Will SVB’s collapse lower the T-bill yield in the 16 March auction?



By Beansprout • 13 Mar 2023 • 0 min read

Singapore government bond yields have fallen with the decline in US government bond yields following the collapse of Silicon Valley Bank (SVB).

Singapore T-bill auction 16 March 2023
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What happened?

The collapse of Silicon Valley Bank (SVB) in the US has been making the news headlines as the largest bank failure since the global financial crisis. 

This has impacted the share prices of stocks in the financial sector, including index heavyweights such as JP Morgan and Charles Schwab. 

However, another important development is that US government bond yields have fallen sharply, as investors seek to put their money in safer assets. 

Let us take a look as to whether this may also cause a sharp fall in the yield of the upcoming 6-month T-bill auction (BS23105W) on 16 March 2023. 


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Source: MAS


Will SVB’s collapse drive down the T-bill yield in the auction on 16 March?

#1 - US bond yields have fallen sharply 

Someone in the Beansprout telegram community shared that the 2-year US government bond yield has seen the largest 3-day decline since the aftermath of the 1987 stock crash. 

Indeed, the 2-year US government bond yield fell to around 4.1% from close to 5.1% less than one week ago. 

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Source: Tradingview


This sharp decline in government bond yield has also been seen in the 6-month US government bond yield, which fell to around 4.7% from above 5.3% last week. 

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Source: Tradingview


#2 – Singapore bond yields have also fallen but to smaller extent

The 6-month Singapore government bond yield has remain quite stable in the past week at 3.94% p.a.

However, there has been a more visible decline in the yield on Singapore government bonds of longer maturities. 

For example, the yield on the 10-year government bond has fallen to 3.10% p.a. on 13 March from 3.40% p.a. on 9 March.


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Likewise, the cut-off yield on the 12-week MAS note has fallen to 3.95% p.a. on 7 March from 4.07%  p.a. on 28 Feb.


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#3 – Less alternative options to consider 

Earlier, we explained how the T-bill auction is conducted and how the cut-off yield is determined by the competitive bids submitted.

To summarise, the cut-off yield at each auction depends on

  • The amount of bids that are made
  • The yields that investors are putting in their competitive bids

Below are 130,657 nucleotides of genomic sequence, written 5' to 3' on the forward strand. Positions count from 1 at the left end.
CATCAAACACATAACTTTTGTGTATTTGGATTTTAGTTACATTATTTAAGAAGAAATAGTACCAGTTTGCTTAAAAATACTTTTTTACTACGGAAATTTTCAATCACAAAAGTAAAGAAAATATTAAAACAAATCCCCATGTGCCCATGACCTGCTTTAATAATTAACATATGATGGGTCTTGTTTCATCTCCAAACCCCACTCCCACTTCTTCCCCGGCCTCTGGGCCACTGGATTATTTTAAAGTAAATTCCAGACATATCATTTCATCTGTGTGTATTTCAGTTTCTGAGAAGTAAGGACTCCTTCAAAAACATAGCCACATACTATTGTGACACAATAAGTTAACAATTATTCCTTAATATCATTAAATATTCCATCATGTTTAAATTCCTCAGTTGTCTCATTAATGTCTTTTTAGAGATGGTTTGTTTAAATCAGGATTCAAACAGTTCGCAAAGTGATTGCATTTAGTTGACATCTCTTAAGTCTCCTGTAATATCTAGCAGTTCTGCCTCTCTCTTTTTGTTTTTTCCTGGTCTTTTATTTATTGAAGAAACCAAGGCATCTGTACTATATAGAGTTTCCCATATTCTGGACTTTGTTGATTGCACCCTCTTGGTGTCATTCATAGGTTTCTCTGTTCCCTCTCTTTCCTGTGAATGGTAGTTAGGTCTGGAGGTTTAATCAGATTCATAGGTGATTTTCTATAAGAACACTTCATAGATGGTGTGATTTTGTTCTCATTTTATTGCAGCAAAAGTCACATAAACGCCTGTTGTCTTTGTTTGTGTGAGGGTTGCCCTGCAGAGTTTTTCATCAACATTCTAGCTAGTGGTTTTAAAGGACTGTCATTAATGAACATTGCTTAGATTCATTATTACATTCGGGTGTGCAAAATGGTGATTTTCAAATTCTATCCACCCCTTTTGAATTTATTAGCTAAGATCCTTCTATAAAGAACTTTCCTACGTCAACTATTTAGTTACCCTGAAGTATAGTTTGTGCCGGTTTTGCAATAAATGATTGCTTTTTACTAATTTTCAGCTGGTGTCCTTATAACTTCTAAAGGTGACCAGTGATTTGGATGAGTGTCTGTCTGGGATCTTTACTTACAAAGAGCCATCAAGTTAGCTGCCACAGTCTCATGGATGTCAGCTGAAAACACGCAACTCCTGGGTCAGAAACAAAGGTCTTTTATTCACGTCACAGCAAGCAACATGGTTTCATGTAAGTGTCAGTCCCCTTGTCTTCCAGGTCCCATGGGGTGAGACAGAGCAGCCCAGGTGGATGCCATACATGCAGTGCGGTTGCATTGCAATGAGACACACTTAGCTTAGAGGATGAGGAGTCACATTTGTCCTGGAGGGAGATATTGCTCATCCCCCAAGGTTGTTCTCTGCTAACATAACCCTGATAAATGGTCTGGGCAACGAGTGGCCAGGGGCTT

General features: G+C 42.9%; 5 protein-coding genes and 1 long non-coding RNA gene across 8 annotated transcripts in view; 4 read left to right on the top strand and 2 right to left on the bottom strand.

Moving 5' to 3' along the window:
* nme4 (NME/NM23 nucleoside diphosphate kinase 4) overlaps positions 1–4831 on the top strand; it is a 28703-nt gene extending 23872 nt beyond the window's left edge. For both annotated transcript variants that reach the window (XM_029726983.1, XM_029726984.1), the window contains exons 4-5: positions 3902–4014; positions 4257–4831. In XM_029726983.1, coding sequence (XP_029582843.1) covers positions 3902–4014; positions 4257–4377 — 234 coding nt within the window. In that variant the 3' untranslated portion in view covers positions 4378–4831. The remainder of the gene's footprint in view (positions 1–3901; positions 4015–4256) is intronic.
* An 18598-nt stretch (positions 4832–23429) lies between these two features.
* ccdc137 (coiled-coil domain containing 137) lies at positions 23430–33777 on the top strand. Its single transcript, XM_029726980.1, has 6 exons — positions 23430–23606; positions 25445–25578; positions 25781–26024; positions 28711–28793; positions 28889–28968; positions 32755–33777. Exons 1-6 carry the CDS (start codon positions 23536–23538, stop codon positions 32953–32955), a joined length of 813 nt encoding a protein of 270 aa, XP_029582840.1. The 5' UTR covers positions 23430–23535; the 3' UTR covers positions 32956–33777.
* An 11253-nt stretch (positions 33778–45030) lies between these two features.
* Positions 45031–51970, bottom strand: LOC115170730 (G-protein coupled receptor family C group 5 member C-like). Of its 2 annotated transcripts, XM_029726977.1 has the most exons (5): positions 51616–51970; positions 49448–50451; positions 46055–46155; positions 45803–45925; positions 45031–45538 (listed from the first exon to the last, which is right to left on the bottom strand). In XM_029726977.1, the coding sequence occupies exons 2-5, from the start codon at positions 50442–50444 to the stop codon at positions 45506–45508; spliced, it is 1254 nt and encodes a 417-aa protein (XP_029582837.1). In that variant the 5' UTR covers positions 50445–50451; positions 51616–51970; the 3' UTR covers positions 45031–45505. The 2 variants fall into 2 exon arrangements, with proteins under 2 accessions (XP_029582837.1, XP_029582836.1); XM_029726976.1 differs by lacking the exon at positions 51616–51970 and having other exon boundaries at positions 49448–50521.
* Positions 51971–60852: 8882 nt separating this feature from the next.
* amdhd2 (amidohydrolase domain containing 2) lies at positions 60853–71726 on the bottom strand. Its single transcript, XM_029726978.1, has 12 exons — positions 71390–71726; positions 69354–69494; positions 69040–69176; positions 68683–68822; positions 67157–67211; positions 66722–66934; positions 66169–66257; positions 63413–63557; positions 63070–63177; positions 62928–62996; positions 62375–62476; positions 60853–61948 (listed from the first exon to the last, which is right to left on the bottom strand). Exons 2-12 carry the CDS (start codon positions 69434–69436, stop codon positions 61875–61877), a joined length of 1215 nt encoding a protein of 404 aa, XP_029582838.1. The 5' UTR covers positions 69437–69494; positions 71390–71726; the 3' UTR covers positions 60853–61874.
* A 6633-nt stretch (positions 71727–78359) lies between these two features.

Generally, it is quite hard to predict the amount of competitive bids that will be put in each time.

For example, we saw an increase in the amount of T-bill applications in the auction on 2 March to $13 billion from $11 billion in the previous auction.  

Demand has stayed strong even after OCBC started offering 3.88% p.a. with a 8-month fixed deposit using CPF Ordinary Account (CPF OA) funds.

As the promotion by OCBC has ended, some investors may decide to put their money into T-bills compared to fixed deposits once again. 

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What would Beansprout do?

The collapse of SVB has led to a sharp decline in US government bond yields in recent days. 

This has also led to a fall in Singapore government bond yields, albeit with a smaller decline. 

However, the eventual cut-off yield for the upcoming T-bill auction will still depend on competitive bids submitted

Notwithstanding the fall in global bond yields, some investors may choose to refer to fixed deposit rates to determine the yield that they bid for the T-bill. 

For cash applications, we were still able to find a few fixed deposit accounts that offered an interest rate of close to 4.0% over 6 months, 7 months and 12 months, even as some banks have cut their fixed deposit rates in recent weeks. 

Here’s a quick reminder: The auction will be held on 16 March (Thur), which means that we would need to put in our cash applications by 15 March (Wed). 

Applications for T-bill using CPF close earlier, with online applications using CPF-OA ending at noon on 14 March (Tue).

If you’re applying for the T-bill using your CPF OA funds, we share how you can apply for T-Bills using CPF OA via DBS i-banking.  


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